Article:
Theiling Online    Sitemap    Conlang Mailing List HQ   

Re: Proto-Conlang rough sketch (was: Re: First Post and . . . )

From:Jason Monti <yukatado@...>
Date:Wednesday, March 21, 2007, 5:15
On Tue, 20 Mar 2007 16:44:30 -0400, Alex Fink <a4pq1injbok_0@...> wrote:

>You're saying the zero-grade of a root with say [aen] will contain [a_^n_=], >as opposed to [an]? That's pretty weird, and it goes against the sonority >hierarchy, especially for a low vowel like [a]. It's not even clear what >[a_^] might be -- perhaps a pharyngeal? > >For that matter, is [ae] an opening diphthong or a closing one?
Oops. I typoed. Yes, [aen] > [an]. I'm afraid that I don't understand what an opening or closing diphthong is, but if you've ever heard the Japanese word for "front/forward": mae, pronounced, then that's what it sounds like. Basically, it sounds similar to [aj], but the diphthong levels off at [e] instead of rising all the way to [i]. However, I may have a phonological option that /ae/ > [aj], which would contrast dialectically with [ae]. This could allow for a further lowering in one of the daughters to [{] while the other begins splitting into [ai:].
>>The grades will be based on gaining or losing stress: i.e., o-grade is >>stressed, e-grade is defult, and zero-grade is not stressed. If stress >>shifts from the o-grade, it becomes an e-grade. If stress shifts from an >>e-grade, it becomes a zero-grade. Conversely, if stress shifts TO a >>zero-grade, it becomes an e-grade, and an e-grade beomes an o-grade. > >Simplistically it seems you have two ablaut patterns here, stressed [e] vs. >unstressed [0] and stressed [o] vs. unstressed [e], so that no vowel in the >same form ever has all three realizations as stress moves. What determines >which vowels are zero-grade when unstressed, and which e-grade? I get the >impression they're not meant to contrast in roots; so does the morphology >select which vowel alternations any given derivative of the root uses? > >Alex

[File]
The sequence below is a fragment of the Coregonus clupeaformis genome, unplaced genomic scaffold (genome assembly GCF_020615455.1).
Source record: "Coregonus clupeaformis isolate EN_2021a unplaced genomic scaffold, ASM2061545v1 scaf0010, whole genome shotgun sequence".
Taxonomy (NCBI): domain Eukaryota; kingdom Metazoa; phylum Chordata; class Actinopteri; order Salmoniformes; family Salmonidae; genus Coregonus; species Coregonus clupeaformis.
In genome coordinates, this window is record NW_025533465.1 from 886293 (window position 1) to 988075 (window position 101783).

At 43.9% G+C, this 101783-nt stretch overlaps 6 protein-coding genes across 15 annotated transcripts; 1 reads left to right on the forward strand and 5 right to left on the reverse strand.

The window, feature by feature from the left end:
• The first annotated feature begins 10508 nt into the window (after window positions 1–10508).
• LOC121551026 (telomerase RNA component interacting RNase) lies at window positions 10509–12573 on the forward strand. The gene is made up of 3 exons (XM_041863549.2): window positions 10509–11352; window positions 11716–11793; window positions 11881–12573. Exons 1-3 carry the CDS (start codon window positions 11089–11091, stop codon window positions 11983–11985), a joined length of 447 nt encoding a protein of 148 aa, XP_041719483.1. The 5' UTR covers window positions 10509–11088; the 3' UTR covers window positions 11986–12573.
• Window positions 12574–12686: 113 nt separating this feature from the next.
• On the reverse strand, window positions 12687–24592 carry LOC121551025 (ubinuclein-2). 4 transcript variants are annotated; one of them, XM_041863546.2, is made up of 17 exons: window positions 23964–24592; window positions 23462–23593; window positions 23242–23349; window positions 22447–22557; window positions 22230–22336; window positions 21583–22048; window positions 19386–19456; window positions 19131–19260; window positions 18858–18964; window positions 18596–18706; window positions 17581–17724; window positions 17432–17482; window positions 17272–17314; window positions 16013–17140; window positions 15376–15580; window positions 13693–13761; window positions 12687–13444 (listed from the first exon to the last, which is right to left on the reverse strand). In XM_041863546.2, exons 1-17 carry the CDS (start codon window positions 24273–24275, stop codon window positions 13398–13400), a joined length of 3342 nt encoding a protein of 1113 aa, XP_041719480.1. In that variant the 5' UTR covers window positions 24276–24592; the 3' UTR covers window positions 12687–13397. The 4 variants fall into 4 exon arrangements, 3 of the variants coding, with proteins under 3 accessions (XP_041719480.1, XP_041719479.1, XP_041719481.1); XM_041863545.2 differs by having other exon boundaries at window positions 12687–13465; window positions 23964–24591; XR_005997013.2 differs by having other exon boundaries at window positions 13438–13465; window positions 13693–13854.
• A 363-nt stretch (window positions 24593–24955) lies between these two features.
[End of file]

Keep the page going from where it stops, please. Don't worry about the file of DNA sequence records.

Well, I'm still trying to work out some rules beyond that, but for now, I hink that affixation will do it. I called the e-grade "defult" because unadorned, the root will take the e-grade. However, an affix will lose its e-grade and lend its stress to the root, sending the root into the o-grade: CeC + Ce > CoCC0, for example. Now, if we take that same compound of Root + Affix, and we add another affix, the new afix will go into its zero-grade (loss of stress by lending its stress to the preceding zero-grade, sending it into e-grade, which, rather than defult, would be secondary stress: CoCC0 + Ce > CoCCeC0. Now what I need to figure out is how I can have stress taken from syllables that are of a higher grade.